'I love dealing one to one with people. The encounter nourishes me and I consider it a great privilege to be able to share the deeper part of a person's life, their joys and also their sorrows. It is easy to judge people quickly, but when you hear a person's story it is harder to judge because you understand what has brought them to the moment,' Mary said.
Mary's pastoral care work extends way beyond the personal encounters. She wants visually impaired people to have access to a range of material, especially spiritually enriching publications, including Madonna. With the support of a reader in Adelaide and two in Melbourne, Mary produces, for free, a range of publications on tape that are sent far and wide. She also provides ongoing support for the Villa Maria community, via a range of newsletters, including the Pastoral Symphony – an electronic three-page newsletter for Villa Maria staff. As well, she produces The Prayer Network, which is a regular newsletter featuring one service, or area, of Villa Maria. It lists three points of the service to give thanks for and asks people in the prayer network to pray for three aspects of the service. The Prayer Network is distributed widely in the community via tape, hard copy and email.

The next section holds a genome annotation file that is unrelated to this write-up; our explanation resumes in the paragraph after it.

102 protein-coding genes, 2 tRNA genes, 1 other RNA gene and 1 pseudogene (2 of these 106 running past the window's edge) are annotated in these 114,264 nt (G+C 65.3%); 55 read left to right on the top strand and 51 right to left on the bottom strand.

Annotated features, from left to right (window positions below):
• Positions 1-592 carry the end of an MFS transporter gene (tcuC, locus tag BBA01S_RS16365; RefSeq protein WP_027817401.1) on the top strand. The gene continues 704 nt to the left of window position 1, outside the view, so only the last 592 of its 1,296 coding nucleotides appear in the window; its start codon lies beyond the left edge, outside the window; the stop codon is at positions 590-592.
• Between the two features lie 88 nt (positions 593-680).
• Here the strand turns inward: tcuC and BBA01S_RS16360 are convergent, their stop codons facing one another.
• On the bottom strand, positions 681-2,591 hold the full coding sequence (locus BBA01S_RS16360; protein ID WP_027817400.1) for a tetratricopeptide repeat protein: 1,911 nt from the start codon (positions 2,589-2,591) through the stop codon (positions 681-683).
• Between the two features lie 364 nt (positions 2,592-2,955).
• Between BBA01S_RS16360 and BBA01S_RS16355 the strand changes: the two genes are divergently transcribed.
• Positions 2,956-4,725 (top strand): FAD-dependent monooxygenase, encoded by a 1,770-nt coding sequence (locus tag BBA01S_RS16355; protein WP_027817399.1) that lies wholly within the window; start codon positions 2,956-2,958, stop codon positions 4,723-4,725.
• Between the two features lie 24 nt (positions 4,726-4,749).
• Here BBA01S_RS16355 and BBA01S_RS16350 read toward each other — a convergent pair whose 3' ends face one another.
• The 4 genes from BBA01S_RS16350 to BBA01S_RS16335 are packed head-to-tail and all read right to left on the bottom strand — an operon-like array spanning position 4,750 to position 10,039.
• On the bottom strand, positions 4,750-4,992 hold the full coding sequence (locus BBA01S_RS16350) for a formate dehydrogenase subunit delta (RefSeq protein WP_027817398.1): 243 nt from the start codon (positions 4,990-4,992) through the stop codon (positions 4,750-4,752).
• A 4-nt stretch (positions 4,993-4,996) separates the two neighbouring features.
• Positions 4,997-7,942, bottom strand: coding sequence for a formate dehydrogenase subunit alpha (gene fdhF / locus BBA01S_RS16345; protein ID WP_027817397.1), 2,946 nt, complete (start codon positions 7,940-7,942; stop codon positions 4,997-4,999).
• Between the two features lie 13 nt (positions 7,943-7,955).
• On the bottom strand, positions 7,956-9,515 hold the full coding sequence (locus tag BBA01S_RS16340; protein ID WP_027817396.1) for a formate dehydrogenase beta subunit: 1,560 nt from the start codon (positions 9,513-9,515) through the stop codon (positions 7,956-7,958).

Mary's work at Villa Maria takes up much of her time, but her other great commitment is to the FCJ Sisters – her religious community. She is coordinator of the Province's Justice, Peace and Integrity of Creation network and focuses on multi-faith issues.
Mary is a lucky woman because she is doing what she loves and she is happy. She is quick to point out that the journey is not one she travels alone and she relies on the support and spiritual companionship of many others.
For years she has been part of a Christian Life Community in Melbourne and is nourished by a prayer life that includes Mass as often as she can. 'I cannot always get to morning Mass and that is painful, but we do the best we can. Your best is all you can do,' she said. Mary O'Shannessy has no doubt uttered those words to many students over the years, supporting them when they met a challenge and encouraging them to push on.